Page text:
Briefly, the facts of the case are as follows:
Petitioner Nitto Enterprises, a company engaged in the sale of glass and
aluminum products, hired Roberto Capili sometime in May 1990 as an apprentice
machinist, molder and core maker as evidenced by an apprenticeship agreement 2 for a
period of six (6) months from May 28, 1990 to November 28, 1990 with a daily wage
rate of P66.75 which was 75% of the applicable minimum wage.
At around 1:00 p.m. of August 2, 1990, Roberto Capili who was handling a piece
of glass which he was working on, accidentally hit and injured the leg of an of ce
secretary who was treated at a nearby hospital.
Later that same day, after of ce hours, private respondent entered a workshop
within the of ce premises which was not his work station. There, he operated one of
the power press machines without authority and in the process injured his left thumb.
Petitioner spent the amount of P1,023.04 to cover the medication of private
respondent.
The following day, Roberto Capili was asked to resign in a letter 3 which reads:
August 2, 1990

Wala siyang tanggap ng utos mula sa superbisor at wala siyang experiensa kung
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papaano gamitin and "TOOL" sa pagbuhat ng salamin, sarili niyang desisyon ang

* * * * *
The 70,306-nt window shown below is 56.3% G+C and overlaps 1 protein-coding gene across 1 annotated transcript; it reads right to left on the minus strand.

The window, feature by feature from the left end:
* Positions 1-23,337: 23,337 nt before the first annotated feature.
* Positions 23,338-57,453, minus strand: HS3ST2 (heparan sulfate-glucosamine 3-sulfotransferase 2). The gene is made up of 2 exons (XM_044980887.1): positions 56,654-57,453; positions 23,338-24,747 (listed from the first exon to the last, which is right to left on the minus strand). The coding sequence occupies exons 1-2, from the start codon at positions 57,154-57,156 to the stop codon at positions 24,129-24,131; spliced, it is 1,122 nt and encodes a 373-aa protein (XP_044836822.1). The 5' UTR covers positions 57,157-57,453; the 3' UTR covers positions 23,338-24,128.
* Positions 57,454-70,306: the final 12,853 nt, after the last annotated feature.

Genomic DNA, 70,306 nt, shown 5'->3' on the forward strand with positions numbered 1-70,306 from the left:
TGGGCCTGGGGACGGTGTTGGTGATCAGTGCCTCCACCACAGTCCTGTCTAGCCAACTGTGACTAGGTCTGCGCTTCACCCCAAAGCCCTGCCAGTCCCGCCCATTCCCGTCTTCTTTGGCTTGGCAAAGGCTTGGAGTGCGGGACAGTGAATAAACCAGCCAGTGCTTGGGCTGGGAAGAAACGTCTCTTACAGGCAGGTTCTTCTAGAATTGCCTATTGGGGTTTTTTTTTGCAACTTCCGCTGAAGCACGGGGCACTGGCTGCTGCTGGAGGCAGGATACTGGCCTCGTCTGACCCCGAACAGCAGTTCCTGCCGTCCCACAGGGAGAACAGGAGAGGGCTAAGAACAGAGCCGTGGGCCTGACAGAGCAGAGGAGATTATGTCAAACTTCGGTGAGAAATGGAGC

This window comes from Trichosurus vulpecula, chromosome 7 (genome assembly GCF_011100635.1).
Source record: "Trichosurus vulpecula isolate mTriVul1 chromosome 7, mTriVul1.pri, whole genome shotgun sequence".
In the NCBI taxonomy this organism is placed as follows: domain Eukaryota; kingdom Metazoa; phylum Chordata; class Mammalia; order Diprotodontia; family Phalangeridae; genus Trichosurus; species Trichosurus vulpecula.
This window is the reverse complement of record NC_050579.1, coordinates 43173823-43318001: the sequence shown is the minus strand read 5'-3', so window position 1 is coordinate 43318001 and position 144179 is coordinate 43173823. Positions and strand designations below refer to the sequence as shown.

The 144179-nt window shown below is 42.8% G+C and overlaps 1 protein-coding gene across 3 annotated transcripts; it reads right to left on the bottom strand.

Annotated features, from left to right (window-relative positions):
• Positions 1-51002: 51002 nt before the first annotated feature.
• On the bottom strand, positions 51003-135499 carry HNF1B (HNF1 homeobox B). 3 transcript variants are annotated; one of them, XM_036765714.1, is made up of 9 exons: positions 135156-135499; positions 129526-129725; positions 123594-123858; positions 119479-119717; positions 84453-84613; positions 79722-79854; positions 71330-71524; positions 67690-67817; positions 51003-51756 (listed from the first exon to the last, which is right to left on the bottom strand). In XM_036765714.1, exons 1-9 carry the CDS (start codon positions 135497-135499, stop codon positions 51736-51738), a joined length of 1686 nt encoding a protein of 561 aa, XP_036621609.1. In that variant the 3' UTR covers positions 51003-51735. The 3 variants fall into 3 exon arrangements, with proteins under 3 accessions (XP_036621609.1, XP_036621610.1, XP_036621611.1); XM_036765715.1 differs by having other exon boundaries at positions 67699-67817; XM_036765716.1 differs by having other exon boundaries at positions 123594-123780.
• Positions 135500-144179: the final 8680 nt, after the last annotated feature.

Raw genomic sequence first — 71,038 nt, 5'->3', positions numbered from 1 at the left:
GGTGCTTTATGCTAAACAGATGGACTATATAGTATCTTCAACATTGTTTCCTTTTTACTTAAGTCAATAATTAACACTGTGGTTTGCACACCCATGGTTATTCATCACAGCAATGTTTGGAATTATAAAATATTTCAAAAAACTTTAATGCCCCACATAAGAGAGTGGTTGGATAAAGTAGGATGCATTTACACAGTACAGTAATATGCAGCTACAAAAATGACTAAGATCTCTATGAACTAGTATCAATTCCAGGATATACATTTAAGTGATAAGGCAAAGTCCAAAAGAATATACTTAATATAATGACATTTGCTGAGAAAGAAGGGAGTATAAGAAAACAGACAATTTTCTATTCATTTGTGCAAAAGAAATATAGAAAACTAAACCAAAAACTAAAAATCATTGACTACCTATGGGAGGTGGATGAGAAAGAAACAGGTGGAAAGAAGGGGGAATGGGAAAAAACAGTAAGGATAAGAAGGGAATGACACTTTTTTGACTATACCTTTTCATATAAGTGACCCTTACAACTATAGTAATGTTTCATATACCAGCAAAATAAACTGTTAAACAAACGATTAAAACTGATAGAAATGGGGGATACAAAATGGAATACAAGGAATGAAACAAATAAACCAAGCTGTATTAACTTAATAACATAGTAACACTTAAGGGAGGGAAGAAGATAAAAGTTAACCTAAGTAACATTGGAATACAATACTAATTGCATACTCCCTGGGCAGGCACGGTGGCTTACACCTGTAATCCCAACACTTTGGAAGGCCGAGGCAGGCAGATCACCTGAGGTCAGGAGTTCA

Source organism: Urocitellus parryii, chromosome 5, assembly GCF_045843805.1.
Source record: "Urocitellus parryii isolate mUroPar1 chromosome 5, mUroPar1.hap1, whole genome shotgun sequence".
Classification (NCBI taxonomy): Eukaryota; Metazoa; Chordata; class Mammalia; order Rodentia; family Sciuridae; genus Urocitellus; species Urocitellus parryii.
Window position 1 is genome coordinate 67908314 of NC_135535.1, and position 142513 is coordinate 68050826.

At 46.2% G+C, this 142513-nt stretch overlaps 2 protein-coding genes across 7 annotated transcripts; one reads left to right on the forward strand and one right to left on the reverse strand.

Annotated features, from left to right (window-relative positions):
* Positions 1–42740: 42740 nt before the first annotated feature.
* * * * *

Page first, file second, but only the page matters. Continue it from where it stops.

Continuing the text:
paggamit ng tool at may disgrasya at nadamay pa ang isang sekretarya ng
kompanya.

Sa araw ding ito limang (5) minuto ang nakakalipas mula alas-singko ng hapon
siya ay pumasok sa shop na hindi naman sakop ng kanyang trabaho.
Pinakialaman at kinalikot ang makina at nadisgrasya niya ang kanyang sariling
kamay.

Nakagastos ang kompanya ng mga sumusunod:


Emergency and doctor fee P715.00
Medecines (sic) and others 317.04
Bibigyan siya ng kompanya ng Siyam na araw na libreng sahod hanggang
matanggal ang tahi ng kanyang kamay.
Tatanggapin niya ang sahod niyang anim na araw, mula ika-30 ng Hulyo
at ika-4 ng Agosto, 1990.
Ang kompanya ang magbabayad ng lahat ng gastos pagtanggal ng tahi
ng kanyang kamay, pagkatapos ng siyam na araw mula ika-2 ng Agosto.
Sa lahat ng nakasulat sa itaas, hinihingi ng kompanya ang kanyang
resignasyon, kasama ng kanyang confirmasyon at pag-ayon na ang lahat sa
itaas ay totoo.
xxx xxx xxx
Naiintindihan ko ang lahat ng nakasulat sa itaas, at ang lahat ng ito ay
aking pagkakasala sa hindi pagsunod sa alintuntunin ng kompanya.
(Sgd.) Roberto Capili

Roberto Capili
On August 3, 1990 private respondent executed a Quitclaim and Release in favor